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Goal Setting Journal

Journal Your Way From College To Career

As college graduation approaches, the prospect of entering “the real world” can be overwhelming. There seem to be a million different options for what to do, where to live, and who to befriend.

“Anxiety is the dizziness of freedom,” Soren Kierkegaard once wrote, and he was right! When the freedom of options becomes crippling, we need to have ways to overcome our stress and process our choices productively. 

Enter journaling. Journaling is a great way to brainstorm your options, goals, responsibilities, personal strengths, creative ideas, and more. 

This post combines 3 journaling ideas to plan and process your future: gratitude lists, goal planning, and simple to-do lists. Put all of these down in your journal.

Beginning a goa

Goal Setting Journal Part 1: Gratitude

We have all heard them. The quotes about the power of gratitude. The calls from celebrities to make a thankfulness list. The reminders from friends to count your blessings so you’ll be happier. We might roll our eyes at them. 

But you know what? A thankfulness list really works! William Arthur Ward once famously said, “Gratitude can transform common days into thanksgivings, turn routine jobs into joy, and change ordinary opportunities into blessings.”

Many of us want to feel more thankful, more often. Certainly all of us want to feel happier. Training our minds to feel gratitude requires work. It is an intentional practice.

More importantly, cultivating gratitude helpfully sets our perspective as we think about the future. We see where our abundance lies and where to set our priorities.

How To Start A Gratitude Journal Entry


  1. Don’t feel the need to rewrite the same things. Even if you are thankful for your family every day, you are not compelled to write it out daily. Once you’ve written it once, it’s there to stay.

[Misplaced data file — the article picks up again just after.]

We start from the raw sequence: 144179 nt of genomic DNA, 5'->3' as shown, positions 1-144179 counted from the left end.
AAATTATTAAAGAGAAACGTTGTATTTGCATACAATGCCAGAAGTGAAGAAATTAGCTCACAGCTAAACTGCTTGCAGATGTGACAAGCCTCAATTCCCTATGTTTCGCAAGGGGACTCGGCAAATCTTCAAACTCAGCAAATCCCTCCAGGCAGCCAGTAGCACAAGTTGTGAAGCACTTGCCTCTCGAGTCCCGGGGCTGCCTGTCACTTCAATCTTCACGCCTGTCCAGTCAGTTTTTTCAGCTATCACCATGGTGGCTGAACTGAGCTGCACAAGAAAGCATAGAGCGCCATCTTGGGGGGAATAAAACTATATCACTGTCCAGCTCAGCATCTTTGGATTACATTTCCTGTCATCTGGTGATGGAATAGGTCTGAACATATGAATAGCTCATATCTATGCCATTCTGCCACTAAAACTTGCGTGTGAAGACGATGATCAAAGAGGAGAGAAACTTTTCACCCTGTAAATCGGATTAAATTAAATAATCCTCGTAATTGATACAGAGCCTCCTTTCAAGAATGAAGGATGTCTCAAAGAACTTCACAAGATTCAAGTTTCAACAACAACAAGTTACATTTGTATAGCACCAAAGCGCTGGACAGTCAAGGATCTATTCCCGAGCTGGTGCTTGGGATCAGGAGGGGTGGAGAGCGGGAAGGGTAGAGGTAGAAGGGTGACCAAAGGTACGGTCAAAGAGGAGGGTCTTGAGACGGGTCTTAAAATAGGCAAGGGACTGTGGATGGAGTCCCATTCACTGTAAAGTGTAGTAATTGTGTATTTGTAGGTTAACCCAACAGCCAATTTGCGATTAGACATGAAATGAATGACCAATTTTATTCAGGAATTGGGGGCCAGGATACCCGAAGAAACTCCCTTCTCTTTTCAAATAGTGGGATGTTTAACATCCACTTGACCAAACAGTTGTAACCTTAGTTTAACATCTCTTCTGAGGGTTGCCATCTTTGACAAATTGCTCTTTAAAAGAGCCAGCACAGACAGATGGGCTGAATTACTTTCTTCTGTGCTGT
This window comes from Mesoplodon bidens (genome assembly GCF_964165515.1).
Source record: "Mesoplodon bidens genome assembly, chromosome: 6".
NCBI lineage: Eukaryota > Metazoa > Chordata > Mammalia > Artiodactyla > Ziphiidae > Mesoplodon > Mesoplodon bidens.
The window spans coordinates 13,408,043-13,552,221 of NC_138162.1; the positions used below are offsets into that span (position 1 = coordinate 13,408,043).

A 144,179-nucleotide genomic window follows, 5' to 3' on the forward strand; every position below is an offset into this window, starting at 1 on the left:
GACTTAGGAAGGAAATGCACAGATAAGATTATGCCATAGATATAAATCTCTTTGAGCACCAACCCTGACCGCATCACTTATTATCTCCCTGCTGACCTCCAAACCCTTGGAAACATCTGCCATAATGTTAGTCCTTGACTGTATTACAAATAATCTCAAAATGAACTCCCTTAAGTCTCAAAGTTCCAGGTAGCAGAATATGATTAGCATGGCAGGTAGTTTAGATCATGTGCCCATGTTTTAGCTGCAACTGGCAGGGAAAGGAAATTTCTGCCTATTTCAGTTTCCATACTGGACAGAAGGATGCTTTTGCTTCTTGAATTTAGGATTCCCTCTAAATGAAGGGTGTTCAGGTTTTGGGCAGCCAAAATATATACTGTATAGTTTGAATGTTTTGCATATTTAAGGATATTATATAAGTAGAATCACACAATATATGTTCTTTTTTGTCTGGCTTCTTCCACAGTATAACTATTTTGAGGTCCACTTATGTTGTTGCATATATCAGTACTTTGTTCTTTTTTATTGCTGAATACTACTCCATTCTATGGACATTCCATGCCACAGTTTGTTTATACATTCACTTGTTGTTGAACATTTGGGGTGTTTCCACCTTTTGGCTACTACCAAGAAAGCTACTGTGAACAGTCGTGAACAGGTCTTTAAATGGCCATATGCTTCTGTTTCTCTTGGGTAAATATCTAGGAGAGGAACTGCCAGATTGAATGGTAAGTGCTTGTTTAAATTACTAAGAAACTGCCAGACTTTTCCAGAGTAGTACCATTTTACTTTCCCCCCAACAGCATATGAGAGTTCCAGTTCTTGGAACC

2. Don’t forget personal growth. One central list lets you see how certain blessings shaped you at certain times, and shows your future self how you’ve worked on weakness and where your strengths lie.
  3. Be grateful for any support system. Maybe you realize that you are especially thankful for nature when work gets busy. Maybe you remember that particular friend who knows just how to see you through a particular challenge.
  4. Review your list every so often. A long list is powerful to see. This is one something that you have to see for yourself. It is moving to see the list of blessings in your life grow from page to page. Gratitude can reshape your perspective on many a day when the future seems overwhelming. This long list is an excellent reminder that there will be more good things to come!


Goal Setting Journal Part 2: Goal Planning

With your gratitude mindset in place, it’s time to dream, both big and small.

Goal planning is especially great for thinking about the big picture. It is also more complex and can be taken a few different directions. Let’s look at the possibilities for this process.

Recent grads or, frankly, anyone, can profit from journaling about goals. We all have near-term goals, like get into grad school, or get a job, but it’s often nice to see that in combination with the “become a college professor,” or “become a Cezanne expert.”

Start At The Beginning

Write “Goal Planning” at the top of your page in big, clear letters.

Next, write your goal in general words at the top of the page. Then, list any and every step that needs to happen for you to achieve your goal.